Though it was now dark, I knew he was awake; because I heard him fulminating strange anathemas at finding himself lying in a pool of water.
    The Latin "fulminare" means "to strike with lightning"--this doesn't quite fit the image of Mr. Rochester's anathemas ("curse" or "vehement denunciation"), which are harmlessly spouted at no one in particular. Ironically, Mr. Rochester fulminates at the moment that an actual fire on him is quenched; and later, he sadly declares that "I am no better than the old lightning-struck chestnut-tree."
  22. vindictive
    disposed to seek revenge or intended for revenge
    It was strange: a bold, vindictive, and haughty gentleman seemed somehow in the power of one of the meanest of his dependants; so much in her power, that even when she lifted her hand against his life, he dared not openly charge her with the attempt, much less punish her for it.
  23. vex
    disturb the peace of mind of
    It little mattered whether my curiosity irritated him; I knew the pleasure of vexing and soothing him by turns; it was one I chiefly delighted in, and a sure instinct always prevented me from going too far; beyond the verge of provocation I never ventured; on the extreme brink I liked well to try my skill.
  24. surfeit
    indulge (one's appetite) to satiety
    That a greater fool than Jane Eyre had never breathed the breath of life; that a more fantastic idiot had never surfeited herself on sweet lies, and swallowed poison as if it were nectar.
  25. ineffable
    defying expression or description
    And I took a rose from a vase and fastened it in her sash. She sighed a sigh of ineffable satisfaction, as if her cup of happiness were now full.
  26. poignant
    keenly distressing to the mind or feelings
    I looked, and had an acute pleasure in looking,—a precious yet poignant pleasure; pure gold, with a steely point of agony: a pleasure like what the thirst-perishing man might feel who knows the well to which he has crept is poisoned, yet stoops and drinks divine draughts nevertheless.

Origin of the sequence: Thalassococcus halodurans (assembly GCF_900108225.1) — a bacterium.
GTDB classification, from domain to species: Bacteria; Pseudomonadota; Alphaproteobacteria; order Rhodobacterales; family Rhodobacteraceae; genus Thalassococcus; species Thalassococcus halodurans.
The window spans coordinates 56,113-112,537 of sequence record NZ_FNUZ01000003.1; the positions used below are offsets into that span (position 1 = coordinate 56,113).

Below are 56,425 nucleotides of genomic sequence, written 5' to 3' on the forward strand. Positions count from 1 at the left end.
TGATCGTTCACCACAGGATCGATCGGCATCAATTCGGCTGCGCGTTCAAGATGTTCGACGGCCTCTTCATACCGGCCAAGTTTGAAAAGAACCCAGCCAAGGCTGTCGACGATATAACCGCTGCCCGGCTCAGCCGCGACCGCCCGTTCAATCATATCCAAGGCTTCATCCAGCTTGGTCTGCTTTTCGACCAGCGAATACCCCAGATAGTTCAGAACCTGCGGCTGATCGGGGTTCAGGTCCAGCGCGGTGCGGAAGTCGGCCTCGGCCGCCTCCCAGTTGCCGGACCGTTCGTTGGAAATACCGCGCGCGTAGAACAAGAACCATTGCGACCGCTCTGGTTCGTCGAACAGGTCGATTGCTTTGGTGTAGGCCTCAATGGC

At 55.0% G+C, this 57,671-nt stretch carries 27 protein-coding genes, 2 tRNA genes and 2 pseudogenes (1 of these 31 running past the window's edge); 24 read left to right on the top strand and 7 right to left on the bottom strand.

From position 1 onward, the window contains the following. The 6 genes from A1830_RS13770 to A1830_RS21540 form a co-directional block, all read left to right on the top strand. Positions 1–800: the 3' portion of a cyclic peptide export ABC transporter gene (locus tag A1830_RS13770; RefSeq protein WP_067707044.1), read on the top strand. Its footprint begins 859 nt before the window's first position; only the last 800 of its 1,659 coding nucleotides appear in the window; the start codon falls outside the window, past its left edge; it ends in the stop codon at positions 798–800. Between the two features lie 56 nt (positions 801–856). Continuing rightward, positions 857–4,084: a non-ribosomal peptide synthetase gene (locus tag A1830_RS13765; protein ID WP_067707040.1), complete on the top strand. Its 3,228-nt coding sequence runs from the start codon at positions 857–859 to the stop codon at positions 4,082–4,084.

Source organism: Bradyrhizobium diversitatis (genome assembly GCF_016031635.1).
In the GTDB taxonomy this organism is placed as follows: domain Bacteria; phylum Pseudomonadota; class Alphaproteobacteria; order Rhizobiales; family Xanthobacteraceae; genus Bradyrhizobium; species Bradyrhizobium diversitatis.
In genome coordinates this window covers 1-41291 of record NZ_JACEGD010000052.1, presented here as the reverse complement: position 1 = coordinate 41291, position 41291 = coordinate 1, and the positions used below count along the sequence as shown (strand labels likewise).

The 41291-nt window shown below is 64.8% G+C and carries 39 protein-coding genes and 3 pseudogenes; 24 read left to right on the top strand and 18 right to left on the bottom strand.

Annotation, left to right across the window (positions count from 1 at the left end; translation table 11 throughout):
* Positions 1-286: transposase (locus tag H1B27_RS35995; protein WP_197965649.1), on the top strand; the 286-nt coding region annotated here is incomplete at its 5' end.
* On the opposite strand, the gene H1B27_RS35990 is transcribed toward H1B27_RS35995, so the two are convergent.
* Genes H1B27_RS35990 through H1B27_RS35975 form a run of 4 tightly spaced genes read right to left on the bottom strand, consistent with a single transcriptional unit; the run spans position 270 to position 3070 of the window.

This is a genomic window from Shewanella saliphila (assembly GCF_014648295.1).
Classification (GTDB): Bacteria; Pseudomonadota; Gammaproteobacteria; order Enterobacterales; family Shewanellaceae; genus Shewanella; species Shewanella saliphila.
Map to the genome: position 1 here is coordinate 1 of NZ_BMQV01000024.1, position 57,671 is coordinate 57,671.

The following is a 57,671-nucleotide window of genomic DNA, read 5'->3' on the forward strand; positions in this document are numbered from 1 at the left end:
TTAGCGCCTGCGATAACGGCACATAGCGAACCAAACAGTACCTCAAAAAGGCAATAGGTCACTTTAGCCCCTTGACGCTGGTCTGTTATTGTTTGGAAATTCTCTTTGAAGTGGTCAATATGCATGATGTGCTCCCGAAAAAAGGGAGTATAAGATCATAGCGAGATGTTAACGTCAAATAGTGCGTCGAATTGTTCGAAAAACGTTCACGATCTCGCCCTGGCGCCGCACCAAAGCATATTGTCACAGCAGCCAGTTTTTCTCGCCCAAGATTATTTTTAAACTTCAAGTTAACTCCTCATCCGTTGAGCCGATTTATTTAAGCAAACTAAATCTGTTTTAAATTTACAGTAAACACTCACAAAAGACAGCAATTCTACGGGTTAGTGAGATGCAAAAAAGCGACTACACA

27. extirpate
    pull up by or as if by the roots
    I had not intended to love him; the reader knows I had wrought hard to extirpate from my soul the germs of love there detected; and now, at the first renewed view of him, they spontaneously arrived, green and strong!
  28. sagacity
    forming opinions by distinguishing and evaluating
    Yes; the future bridegroom, Mr. Rochester himself, exercised over his intended a ceaseless surveillance; and it was from this sagacity—this guardedness of his—this perfect, clear consciousness of his fair one’s defects—this obvious absence of passion in his sentiments towards her, that my ever-torturing pain arose.
  29. meretricious
    deceptively pleasing
    I have seen in his face a far different expression from that which hardens it now while she is so vivaciously accosting him; but then it came of itself: it was not elicited by meretricious arts and calculated manoeuvres; and one had but to accept it—to answer what he asked without pretension, to address him when needful without grimace—and it increased and grew kinder and more genial, and warmed one like a fostering sunbeam.
  30. insipid
    lacking taste or flavor or tang
    The sarcasm that had repelled, the harshness that had startled me once, were only like keen condiments in a choice dish: their presence was pungent, but their absence would be felt as comparatively insipid.
    The example sentence compares Mr. Rochester's sarcasm and harshness to pungent spices for food, so the chosen definition fits the analogy, while the alternative definition ("lacking interest or significance or impact") both describes what a different man would seem like to Jane and what her life would feel like if she were to lose Mr. Rochester.

Sign up, it's free!

Whether you're a student, an educator, or a lifelong learner, Vocabulary.com can put you on the path to systematic vocabulary improvement.